My wife of 20 years teaches at Padua Academy, a private catholic High
School for girls only. It mostly serves families where the girls will
become the first in their families to go on to college. I am thinking of
them right now, as an hour ago there was a flurry of activity on the deck
of FS Polarstern after 2 days of endless grinding and breaking ice. And it
was predominantly women of all ages who were leading, directing, and doing
science. Some even carried a gun to protect themselves against polar bears
as they went for an excursion onto an ice floe nearby.
There is Ilka P. who studies ice, plants, and tiny animals who live below
the ice. She is also the gun safety officer for the science crew. Her
research group includes Bibi Z. from Denmark and Ulrike D. from
Germany, both graduate students. All three fly helicopter to get to the
ice often, but tonight they went out on a zodiac to take their snow and
ice samples in wet-suits. Bibi’s job is to analyze the ice for the life that
uses what little light gets through snow and ice allows there to be. When not
flying helicopters, riding zodiacs, or hiking on ice floes, she usually
works in a refrigerated container far below decks in a thick parka, so she
is rarely seen.
This is very different from both Ilka P. and Ulrike D. When not guarding others from polar bears on the ice, I see Ilka often next to me in a dry lab with lots of computers, screens, winch controls etc. She analyzes small samples of melted ice for algea with a very high-tech machine that I do not fully understand, but it works much the same way that blood samples are analyzed in a crime lab. Ulrike’s work is much easier to understand as she cheerfully explained to me that she is baking microbes in something like a pressure cooker to clean the containers used to store the microbes living near the ice. She always walked past our mooring assembly line below decks and made as much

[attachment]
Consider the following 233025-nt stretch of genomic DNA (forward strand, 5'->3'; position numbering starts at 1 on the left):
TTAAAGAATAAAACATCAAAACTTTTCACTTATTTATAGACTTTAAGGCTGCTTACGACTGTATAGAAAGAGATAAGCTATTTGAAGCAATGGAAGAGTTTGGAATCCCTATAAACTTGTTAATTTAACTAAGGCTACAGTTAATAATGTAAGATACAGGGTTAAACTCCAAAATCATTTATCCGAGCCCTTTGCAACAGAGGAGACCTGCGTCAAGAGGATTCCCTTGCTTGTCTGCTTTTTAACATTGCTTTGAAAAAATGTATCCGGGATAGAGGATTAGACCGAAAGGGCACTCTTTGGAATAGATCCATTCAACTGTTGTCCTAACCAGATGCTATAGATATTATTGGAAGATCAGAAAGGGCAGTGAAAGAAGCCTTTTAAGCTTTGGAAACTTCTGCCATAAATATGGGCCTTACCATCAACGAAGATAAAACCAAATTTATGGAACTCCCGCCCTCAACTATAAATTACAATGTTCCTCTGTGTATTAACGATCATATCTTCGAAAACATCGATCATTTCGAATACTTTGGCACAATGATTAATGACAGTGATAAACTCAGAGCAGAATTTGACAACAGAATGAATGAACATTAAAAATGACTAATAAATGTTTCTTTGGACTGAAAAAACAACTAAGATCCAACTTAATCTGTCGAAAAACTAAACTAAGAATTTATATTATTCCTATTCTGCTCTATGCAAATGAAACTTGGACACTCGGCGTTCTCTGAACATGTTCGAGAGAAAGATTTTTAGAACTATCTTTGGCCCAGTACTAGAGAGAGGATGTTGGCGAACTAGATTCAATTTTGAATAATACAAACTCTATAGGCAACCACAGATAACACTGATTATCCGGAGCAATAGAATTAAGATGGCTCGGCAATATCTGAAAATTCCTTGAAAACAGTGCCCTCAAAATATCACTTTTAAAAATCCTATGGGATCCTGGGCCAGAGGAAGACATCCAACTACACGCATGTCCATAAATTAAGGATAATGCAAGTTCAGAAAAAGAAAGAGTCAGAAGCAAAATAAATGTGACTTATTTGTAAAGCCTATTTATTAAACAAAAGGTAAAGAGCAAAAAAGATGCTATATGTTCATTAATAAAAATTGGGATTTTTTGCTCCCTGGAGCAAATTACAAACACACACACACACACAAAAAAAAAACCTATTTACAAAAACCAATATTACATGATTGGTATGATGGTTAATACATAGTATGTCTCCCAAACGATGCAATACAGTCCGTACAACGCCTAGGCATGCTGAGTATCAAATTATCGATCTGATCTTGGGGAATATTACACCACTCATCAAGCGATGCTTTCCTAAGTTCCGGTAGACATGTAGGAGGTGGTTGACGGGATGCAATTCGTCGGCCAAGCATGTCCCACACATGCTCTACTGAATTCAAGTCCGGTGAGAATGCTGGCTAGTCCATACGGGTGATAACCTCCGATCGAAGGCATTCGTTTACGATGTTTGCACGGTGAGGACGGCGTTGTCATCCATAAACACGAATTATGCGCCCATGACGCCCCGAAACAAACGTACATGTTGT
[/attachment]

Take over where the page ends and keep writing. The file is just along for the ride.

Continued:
noise with her pressure cooker as I did when testing my acoustic releases. At first I believed that she was the first to jump out of the zodiac onto the ice flow to help others along, when it actually was Ilka.
Then there is Nicole H., a biologist from Germany who quietly focuses on collecting zooplankton samples with a long net that profiles the water column, vertically extracting “stuff” in 5 containers at 5 different depths. She does all this while the zodiac is made ready with people, guns, and gear moving past her. She does all this while a group of engineers and other scientists get ready for yet another bottom-landing contraption to collect sediment, water, and critter samples from the bottom of the 2500 meter deep ocean. Ms. Grumpy Pants was among them (she shall remain anonymous), but Nicole stood like a rock focused on one thing within the storm of activity that surrounded her. There is a lot of love and dedication to detail in Nicole’s focus the same way there was in the hectic excitement of Ilka, Ulrike, and Bibi. This is science at its best. It has a rythm.
If you want to have fun, independence, challenge, and a sense of adventure rather than being judged on your make-up, prom dress, or popularity in High School, then science is for you. The make-up and the boys will fade rather quickly, but the thrill of science and making discoveries will stay
with you for a long time … it will also pay a good salary, but, more importantly, then, it often provides good and exhilarating companionship. And as Mandy K., a chemistry laboratory technician proved during some friendly banter on deck yesterday: even a 20 year old stands up with good
humor to any men aboard. Strong, wild, and mostly smart women.
Post scriptum: Jonathan P. just tells me, that there actually was a polar
bear on a neighboring ice floe. The bear was carefully watched and all men and
and women returned safely back to the ship.
Posted by Pat Ryan for Andreas Muenchow